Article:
The Use of Ethos, Pathos, and Logos Essay

933 Words Nov 14th, 2013 4 Pages
The Use of Ethos, Pathos, and Logos

Author’s Name

Course Name
Instructor’s Name
Date
The Use of Ethos, Pathos, and Logos
Aristotle found out that most writers had a difficult time in making their arguments convincing to their readers. To solve this problem, he developed three key strategies namely ethos, pathos, and logos to help writers pass the message clearly, and as intended. Weida and Stolley (2013) argue that all strategies should be used at the same time to make a good argument. However, other scholars emphasize that these strategies should be used with caution as not all are ideal in every type argument.
Ethos
Weida and Stolley (2013) say that a writer who uses ethos well establishes credibility, and
…show more content…
The writer persuades the audience to make a decision based on emotions such as fear, love, pity, belief in fairness, and anger. When emotions are involved, many people tend to change their stands. This use of this strategy is often discouraged in academic writings.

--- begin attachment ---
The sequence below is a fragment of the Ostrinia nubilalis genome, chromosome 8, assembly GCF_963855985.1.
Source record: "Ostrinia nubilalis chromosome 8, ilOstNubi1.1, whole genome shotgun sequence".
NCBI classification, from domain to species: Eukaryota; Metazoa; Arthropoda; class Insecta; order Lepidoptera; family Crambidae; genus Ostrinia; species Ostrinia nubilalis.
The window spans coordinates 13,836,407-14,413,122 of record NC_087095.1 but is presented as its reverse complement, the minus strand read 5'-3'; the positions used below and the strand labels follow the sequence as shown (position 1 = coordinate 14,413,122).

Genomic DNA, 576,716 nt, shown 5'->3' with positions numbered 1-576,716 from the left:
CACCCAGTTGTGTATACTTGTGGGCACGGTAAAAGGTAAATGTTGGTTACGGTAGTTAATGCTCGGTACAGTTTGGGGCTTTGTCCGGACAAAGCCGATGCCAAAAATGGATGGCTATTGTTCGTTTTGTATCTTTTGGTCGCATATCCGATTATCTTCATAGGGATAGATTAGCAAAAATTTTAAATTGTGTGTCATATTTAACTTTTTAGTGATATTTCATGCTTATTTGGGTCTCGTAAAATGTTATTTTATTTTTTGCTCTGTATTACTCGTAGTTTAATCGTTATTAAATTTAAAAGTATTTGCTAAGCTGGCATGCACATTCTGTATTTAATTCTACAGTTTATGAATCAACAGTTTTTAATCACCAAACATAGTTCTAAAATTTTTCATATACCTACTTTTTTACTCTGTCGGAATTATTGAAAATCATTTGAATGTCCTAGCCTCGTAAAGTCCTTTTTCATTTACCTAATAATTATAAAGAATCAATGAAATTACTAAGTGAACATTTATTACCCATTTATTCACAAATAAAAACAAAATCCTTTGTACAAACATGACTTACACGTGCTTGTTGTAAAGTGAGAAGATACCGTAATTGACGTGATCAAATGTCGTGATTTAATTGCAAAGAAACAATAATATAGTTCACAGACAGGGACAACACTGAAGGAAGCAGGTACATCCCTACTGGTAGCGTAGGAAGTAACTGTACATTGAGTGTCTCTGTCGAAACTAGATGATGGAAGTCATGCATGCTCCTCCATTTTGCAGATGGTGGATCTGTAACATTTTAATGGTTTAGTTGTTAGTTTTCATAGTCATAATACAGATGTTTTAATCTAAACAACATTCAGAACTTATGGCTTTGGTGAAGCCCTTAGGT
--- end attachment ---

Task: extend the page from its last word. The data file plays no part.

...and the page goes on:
But, according to Weida and Stolley (2013), there are appropriate times when it can be used, for example, when the writer is narrating a personal story. They are quick to note that pathos should be used only when making a claim substantial, not as a means to distract or frighten the audience.
I.S.U Writing Center (2013) recommends the use of vivid language in storytelling, and the use of language that spells out the positive qualities of the victim (s) on one hand, and negative qualities of the organization responsible on the other. The writer should always focus on one example, for instance a genius child who was abused by guardians, and not a multitude of victims.
An insurance writer, for example, can use pathos to show the public the benefits of taking life insurance covers. He can make his case by giving a personal experience of how his brilliant child dropped out of college after the demise of his irresponsible father. In this example, the word “brilliant” appeals to the audience to have pity on the child and hatred for the father for not taking a life insurance cover. At the end of the argument, the

Related Documents